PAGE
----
A story is told about a frail, old man who went to live with his son, daughter-in-law and young grandson. Every night, the family ate dinner together, but because of the old man’s shaky hands and blurred vision, he had difficulty eating. Peas would roll off of his spoon and he almost always sspilled milk on the table as he tried to take a drink. His son and daughter-in-law became very frustrated and decided to have him sit at his own table in the corner where they would’t have to deal with his mess. Because the old man had broken a dish or two, they gave him a wooden bowl to eat out of. One night, the old man’s son noticed his boy playing with some wooden scraps, and he asked him what he was doing. The boy answered, “I am making a wooden bowl for you and Mommy to eat from when I grow up. The boy’s parents were speechless and in tears. From that moment on, the grandfather ate at the table with the rest of the family, and somehow the messes he made never bothered them again.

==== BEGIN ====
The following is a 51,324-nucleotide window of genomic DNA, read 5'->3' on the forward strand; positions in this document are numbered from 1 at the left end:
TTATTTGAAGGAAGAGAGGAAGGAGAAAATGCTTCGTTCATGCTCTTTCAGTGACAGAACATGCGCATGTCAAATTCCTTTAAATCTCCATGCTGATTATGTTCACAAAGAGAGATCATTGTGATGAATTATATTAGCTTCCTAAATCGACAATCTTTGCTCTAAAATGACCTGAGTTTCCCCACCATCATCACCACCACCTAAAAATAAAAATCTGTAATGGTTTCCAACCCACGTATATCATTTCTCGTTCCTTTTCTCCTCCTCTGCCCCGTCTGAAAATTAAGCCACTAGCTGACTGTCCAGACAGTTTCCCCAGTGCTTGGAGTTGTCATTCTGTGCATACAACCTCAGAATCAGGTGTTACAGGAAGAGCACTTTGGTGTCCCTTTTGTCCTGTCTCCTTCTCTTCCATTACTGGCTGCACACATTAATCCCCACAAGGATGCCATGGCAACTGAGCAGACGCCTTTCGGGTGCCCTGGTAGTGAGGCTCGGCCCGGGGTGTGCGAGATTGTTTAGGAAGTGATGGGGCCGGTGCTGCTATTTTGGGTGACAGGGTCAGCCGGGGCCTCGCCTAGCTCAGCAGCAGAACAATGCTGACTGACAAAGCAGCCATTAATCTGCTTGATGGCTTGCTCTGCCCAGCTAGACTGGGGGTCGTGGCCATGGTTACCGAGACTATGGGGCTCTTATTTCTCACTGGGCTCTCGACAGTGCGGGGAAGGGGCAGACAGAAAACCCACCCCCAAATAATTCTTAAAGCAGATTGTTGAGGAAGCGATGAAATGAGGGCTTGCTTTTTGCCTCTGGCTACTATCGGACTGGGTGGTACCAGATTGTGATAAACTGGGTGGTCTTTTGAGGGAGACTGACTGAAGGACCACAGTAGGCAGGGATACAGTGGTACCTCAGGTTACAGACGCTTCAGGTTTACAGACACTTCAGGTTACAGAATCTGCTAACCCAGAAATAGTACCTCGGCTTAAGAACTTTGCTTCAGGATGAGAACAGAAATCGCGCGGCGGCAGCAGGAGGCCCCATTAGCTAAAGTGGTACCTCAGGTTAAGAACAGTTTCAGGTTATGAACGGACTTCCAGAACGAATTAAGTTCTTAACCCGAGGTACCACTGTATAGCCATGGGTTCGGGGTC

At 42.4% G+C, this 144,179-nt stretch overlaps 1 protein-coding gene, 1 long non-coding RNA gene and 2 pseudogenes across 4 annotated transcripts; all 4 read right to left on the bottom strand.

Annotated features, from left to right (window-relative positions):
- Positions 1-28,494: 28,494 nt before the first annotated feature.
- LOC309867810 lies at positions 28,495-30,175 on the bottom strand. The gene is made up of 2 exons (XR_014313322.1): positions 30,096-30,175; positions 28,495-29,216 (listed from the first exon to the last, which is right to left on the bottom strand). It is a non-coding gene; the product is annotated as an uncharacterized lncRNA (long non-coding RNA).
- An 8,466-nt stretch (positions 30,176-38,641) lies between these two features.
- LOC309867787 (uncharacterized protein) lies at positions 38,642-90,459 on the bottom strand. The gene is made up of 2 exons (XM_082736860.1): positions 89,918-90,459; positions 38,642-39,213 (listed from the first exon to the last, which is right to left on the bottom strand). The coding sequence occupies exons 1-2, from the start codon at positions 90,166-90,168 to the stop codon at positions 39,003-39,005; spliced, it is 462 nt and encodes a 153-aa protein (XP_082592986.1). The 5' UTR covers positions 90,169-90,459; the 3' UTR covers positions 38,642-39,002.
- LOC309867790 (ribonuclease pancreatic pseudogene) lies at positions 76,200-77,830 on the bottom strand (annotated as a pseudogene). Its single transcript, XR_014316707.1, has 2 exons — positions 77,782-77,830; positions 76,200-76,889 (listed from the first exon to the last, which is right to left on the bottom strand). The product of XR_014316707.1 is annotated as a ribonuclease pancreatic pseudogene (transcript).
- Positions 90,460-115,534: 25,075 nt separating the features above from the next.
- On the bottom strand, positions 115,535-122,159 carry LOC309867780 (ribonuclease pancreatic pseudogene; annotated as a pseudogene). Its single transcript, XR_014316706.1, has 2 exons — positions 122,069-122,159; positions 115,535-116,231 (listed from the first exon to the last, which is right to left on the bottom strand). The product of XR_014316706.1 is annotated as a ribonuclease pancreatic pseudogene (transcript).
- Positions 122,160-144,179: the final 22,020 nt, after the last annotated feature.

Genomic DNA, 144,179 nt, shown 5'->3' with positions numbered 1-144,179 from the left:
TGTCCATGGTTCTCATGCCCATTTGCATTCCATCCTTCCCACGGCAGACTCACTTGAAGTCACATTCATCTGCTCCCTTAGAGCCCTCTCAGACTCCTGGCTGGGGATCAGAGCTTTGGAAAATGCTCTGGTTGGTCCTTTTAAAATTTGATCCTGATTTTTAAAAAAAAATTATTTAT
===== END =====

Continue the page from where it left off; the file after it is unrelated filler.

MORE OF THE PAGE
As I get older, I occasionally find myself being more clumsy and drop things I never would have dropped before. I can’t imagine what it would be like for my friends and family (especially my wife) to feel the need to isolate me because of my old-age failings. We need to remember the words of Paul the Apostle, in Ephesians 4:2: “Be completely humble and gentle; be patient, bearing with one another in love.”